Let's read the expert reports

For 2 and a half years, experts have been governed by a new law - Act No. 254/2019 Coll. on Experts, Expert Offices and Expert Institutes. The law is supposed to help to improve the quality of expert opinions. The main tool is the way of preparing the opinion. The report has a new detailed structure, which is essentially intended to be a record of the expert's procedure.

The detailed structure is an essential tool for the reviewability of the report. The goal is reviewability by the learned layperson because the factual accuracy (truthfulness) of the opinion is important. If the opinion is not reviewable, we cannot know whether it is true. We can only believe in it, which is insufficient for the truth of the opinion. Therefore, together with truthfulness and completeness, reviewability is also one of the three essential characteristics of an opinion. I refer those interested in the detailed structure of the opinion to Section 28, Act No. 254/2019 Coll. and to Section 39 et seq. of Decree No. 502/2020 Coll.

Decree No. 502/2020 Coll. in § 40 imposes, among other things, obligations on the commissioners of expert reports. The contracting authority must ask a question of expertise. That is, not a trivial question (a simple question that anyone can answer) and not a legal question. With a legal question, the contracting authority should turn to law firms. The sponsor must tell the expert for what purpose the expert report is to be used. Finally, the facts disclosed by the contracting authority which, in its opinion, may affect the accuracy of the expert's conclusion.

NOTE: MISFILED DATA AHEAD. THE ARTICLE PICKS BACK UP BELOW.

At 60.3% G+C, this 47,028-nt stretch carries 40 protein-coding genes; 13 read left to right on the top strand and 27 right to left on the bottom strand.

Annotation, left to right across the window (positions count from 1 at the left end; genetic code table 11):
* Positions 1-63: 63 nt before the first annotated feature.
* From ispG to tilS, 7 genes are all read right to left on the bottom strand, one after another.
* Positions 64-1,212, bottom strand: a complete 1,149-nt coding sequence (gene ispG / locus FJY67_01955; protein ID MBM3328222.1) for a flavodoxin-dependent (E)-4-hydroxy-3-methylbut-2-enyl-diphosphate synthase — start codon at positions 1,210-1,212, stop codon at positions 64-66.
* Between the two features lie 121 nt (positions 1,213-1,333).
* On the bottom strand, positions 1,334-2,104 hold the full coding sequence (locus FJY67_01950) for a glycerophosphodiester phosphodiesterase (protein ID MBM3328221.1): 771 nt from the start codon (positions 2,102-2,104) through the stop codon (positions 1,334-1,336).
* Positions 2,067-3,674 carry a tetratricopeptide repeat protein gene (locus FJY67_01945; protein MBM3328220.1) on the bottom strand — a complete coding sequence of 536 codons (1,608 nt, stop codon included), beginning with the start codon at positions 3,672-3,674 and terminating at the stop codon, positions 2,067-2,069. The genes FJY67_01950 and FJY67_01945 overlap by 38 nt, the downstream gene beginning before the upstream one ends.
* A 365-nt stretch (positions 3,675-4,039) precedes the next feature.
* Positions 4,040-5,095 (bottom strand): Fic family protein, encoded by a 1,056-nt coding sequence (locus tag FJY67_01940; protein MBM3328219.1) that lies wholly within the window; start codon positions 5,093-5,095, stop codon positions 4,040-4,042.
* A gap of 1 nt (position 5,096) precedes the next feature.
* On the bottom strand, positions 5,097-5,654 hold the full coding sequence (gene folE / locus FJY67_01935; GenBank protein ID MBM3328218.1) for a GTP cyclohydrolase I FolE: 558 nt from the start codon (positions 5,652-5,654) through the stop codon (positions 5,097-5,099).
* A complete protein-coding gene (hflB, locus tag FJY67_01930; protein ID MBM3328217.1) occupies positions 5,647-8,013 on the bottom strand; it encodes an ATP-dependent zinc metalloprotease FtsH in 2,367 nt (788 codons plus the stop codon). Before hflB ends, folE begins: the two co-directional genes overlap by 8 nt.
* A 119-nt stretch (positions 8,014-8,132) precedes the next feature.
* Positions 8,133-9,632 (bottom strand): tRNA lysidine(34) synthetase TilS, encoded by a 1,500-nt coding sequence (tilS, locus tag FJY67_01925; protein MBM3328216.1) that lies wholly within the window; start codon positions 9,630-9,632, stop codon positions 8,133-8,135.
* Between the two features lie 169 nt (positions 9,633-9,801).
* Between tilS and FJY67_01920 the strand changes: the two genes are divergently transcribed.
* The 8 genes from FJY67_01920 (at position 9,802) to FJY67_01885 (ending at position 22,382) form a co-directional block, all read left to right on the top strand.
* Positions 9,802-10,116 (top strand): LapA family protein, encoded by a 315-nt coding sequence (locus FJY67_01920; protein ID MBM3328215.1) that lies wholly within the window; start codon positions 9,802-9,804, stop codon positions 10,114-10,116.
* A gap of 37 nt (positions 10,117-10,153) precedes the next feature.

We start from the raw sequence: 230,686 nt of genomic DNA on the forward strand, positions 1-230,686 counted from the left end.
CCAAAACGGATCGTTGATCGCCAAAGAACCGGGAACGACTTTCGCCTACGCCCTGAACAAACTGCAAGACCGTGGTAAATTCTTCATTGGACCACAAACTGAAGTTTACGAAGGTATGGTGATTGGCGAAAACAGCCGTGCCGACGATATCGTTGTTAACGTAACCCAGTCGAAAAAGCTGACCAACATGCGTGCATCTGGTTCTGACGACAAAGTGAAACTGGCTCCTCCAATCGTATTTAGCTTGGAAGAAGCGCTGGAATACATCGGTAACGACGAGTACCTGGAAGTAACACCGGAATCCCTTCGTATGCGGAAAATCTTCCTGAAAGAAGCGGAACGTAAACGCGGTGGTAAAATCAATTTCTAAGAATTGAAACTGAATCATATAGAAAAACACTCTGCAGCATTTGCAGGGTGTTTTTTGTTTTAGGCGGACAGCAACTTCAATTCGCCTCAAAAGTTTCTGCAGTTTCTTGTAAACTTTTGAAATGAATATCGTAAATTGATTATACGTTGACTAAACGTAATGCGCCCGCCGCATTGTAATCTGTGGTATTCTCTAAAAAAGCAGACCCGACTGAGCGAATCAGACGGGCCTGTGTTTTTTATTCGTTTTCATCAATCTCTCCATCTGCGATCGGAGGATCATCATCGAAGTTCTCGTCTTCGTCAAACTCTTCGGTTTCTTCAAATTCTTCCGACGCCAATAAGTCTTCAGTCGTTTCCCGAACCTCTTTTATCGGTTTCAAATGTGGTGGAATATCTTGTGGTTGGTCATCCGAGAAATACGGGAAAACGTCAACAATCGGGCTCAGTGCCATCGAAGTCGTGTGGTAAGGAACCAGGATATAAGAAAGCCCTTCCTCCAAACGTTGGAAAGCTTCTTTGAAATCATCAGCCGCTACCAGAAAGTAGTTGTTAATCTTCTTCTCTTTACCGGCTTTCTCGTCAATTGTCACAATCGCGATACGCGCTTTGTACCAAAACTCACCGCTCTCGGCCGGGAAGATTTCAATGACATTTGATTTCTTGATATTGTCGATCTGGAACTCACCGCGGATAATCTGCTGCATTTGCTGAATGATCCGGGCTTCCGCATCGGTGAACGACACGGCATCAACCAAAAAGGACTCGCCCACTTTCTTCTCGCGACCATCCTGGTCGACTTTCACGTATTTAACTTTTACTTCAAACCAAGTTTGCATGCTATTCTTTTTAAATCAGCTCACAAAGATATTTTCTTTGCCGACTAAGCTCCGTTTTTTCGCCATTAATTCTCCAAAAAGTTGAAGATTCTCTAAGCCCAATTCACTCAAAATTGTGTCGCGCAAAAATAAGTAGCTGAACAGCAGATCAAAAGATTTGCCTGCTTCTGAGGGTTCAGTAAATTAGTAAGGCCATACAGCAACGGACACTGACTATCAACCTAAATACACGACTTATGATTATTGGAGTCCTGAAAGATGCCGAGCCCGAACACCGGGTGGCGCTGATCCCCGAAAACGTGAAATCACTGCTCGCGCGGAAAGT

Truthfulness as a characteristic of an expert report is automatically presumed. The expert, through his expertise and erudition, is supposed to answer questions for the layman (the judge) that will help the judge to decide the dispute. In order for the dispute to be decided correctly (fairly), the expert must answer the court's questions truthfully. Further, the court will also decide fairly based on the answers. Perhaps the above construction seems naive to the reader, but this is how expert witnessing should work.

A special category is the last of the three characteristics and that is "completeness". The expert should illuminate the issue completely. This means that his interpretation should not be one-sided.

Another issue is the accuracy of the conclusions. Technical sciences may be mathematically precise, but economic sciences are not. The expert, as a valuer, projects his opinions and ideas into the valuation. For example, by means of coefficients in the comparative method. Appraisal methodology also takes this into account. The valuer should say what the variance of his valuation is, or in what range the valuation is.    

Readers of appraisals should also pay attention to the appendices of the appraisal, as appendices help with reviewability. These appendices help the reader determine whether the data from which the appraiser derives his or her answers are credible.

Money always comes first. Recently, experts have had their fees significantly increased when the commissioning party is the courts or the police. The hourly rate is now up to CZK 1,000. This means that in litigation, expert reports will cost considerably more. If there are any discrepancies in the reports, the experts will always provide an explanation.